The herpes simplex virus is a common virus that causes painful blisters that break open into lesions, may cause symptoms similar to viral meningitis and is highly contagious. It is one of the most common viral infections and exists as HSV-1 and HSV-2. HSV-1 causes blisters or “cold sores” around the oral cavity and HSV-2 causes blisters primarily in the genital area. Both types are transferable to both areas of the body. The virus is spread through physical contact with open lesions but can also be spread when no lesions are visible. HSV-2 is a sexually transmitted disease.
Symptoms of Genital Herpes are often non-existent or so mild they’re not recognized as symptoms which is why 90% of those infected are not aware that they have the virus. Both viruses remain in the body for life and may cause recurring lesion outbreaks. Shedding of the virus also makes it contagious even without an outbreak. Pregnant women should be monitored near the time of birth because the virus can be passed onto newborn infants causing viral meningitis and blindness.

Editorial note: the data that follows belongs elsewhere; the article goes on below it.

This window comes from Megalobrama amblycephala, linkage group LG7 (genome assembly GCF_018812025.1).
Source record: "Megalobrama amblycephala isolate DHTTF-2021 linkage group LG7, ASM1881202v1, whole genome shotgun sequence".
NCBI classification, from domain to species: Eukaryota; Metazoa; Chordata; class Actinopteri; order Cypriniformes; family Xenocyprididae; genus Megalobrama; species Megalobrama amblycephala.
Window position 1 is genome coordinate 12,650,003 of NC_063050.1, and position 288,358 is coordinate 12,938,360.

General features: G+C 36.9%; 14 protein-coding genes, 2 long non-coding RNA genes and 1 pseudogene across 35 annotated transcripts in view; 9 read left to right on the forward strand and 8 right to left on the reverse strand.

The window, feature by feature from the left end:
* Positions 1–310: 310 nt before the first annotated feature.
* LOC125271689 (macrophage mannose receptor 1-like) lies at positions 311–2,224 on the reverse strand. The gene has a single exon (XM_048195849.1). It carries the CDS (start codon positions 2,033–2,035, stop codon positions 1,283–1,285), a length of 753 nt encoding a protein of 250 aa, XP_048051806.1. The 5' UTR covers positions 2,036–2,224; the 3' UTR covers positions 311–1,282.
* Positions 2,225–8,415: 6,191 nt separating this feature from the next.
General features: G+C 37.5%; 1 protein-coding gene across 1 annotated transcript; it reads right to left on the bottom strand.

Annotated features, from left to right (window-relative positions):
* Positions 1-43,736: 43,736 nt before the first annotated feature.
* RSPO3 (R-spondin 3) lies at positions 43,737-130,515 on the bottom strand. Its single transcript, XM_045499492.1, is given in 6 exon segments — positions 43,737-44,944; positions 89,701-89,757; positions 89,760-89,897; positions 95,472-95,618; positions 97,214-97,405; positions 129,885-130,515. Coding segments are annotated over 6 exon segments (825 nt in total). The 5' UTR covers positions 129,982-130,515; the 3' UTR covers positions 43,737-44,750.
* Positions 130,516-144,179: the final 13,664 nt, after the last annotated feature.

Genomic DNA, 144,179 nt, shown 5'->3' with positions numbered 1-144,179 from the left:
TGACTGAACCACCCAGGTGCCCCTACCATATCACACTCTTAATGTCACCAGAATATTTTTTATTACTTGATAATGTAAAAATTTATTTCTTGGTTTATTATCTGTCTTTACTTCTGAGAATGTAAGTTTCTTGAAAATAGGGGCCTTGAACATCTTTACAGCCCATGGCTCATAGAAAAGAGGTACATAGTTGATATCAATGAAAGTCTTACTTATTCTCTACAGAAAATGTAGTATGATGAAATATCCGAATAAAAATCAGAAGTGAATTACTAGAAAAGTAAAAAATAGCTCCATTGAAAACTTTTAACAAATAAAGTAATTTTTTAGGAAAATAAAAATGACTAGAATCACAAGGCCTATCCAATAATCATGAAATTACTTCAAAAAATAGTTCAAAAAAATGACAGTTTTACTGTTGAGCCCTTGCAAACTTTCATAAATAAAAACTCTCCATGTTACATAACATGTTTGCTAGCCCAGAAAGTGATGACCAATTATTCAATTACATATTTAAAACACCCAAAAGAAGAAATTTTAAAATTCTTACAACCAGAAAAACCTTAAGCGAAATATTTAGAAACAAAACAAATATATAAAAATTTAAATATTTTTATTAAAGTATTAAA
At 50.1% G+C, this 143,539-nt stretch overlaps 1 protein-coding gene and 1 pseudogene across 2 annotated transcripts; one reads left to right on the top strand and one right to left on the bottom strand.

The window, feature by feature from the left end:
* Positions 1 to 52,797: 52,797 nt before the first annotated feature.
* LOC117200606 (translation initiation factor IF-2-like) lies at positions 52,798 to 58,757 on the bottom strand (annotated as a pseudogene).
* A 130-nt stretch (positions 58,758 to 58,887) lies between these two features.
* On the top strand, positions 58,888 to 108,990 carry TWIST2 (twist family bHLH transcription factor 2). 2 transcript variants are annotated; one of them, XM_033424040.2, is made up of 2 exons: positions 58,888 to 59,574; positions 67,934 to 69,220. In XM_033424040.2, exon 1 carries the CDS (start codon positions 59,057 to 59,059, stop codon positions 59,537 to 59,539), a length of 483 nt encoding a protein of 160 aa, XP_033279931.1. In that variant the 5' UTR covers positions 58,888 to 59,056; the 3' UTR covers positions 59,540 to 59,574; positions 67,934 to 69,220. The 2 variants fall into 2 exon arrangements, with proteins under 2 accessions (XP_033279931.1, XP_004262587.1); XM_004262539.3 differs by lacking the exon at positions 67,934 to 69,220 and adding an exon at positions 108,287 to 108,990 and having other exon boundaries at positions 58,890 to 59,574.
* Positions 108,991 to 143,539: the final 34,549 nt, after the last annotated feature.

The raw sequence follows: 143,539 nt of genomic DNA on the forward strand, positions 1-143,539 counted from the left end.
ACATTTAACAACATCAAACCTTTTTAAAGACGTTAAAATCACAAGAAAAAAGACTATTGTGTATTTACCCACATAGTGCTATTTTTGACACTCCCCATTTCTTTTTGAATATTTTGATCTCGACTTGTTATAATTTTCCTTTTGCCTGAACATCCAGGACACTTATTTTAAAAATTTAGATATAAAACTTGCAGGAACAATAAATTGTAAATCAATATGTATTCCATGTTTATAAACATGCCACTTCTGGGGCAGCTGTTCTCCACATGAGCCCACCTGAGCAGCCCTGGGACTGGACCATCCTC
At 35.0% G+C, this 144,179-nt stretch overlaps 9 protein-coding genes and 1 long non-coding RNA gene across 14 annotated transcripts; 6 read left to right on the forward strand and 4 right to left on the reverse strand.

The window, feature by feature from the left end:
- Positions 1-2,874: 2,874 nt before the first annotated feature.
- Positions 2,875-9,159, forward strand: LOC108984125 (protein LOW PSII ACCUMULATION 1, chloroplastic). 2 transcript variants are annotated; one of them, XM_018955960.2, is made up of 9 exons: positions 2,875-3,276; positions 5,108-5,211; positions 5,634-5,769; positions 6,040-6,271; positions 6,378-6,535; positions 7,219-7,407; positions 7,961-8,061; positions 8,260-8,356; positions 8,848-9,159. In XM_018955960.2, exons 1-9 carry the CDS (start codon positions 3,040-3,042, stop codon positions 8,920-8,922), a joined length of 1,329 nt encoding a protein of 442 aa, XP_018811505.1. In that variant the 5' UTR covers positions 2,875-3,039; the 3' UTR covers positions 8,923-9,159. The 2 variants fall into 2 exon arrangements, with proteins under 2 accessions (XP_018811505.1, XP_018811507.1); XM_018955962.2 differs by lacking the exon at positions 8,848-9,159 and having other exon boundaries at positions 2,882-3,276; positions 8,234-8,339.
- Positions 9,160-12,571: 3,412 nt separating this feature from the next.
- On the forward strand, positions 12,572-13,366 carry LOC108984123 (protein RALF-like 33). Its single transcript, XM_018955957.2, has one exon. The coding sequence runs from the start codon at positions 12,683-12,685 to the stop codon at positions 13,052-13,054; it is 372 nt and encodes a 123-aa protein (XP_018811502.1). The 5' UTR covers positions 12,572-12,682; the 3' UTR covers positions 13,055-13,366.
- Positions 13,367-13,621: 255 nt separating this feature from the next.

This test uses IgG technology to screen for antibodies of HSV-2.
Why Do I Need It?
If you think that you or your partner has been exposed to either HSV-1 or HSV-2 you should be tested. Medications can help with painful symptoms and if you are aware that you have the virus, you can protect your partner.
This is a blood test, no fasting required.
Understanding Genital Herpes Test Results
A positive result does not tell you when or where you acquired the virus, just that you did at some point. If you test positive for oral herpes and negative for genital herpes, that doesn’t mean you can’t have outbreaks in the genital region (or thighs, lower back or buttocks). You could be carrying oral herpes in the mouth, genitals, or both. Recurrent sores around the mouth are usually HSV-1 and recurrent sores in the genital area are more likely HSV-2 but that’s not always the case. If you only test positive for type 2, that could have been an oral infection. It’s not unusual for someone exposed to the virus to have their first outbreak months or even years later.
A positive IgG also doesn’t tell you where you have the virus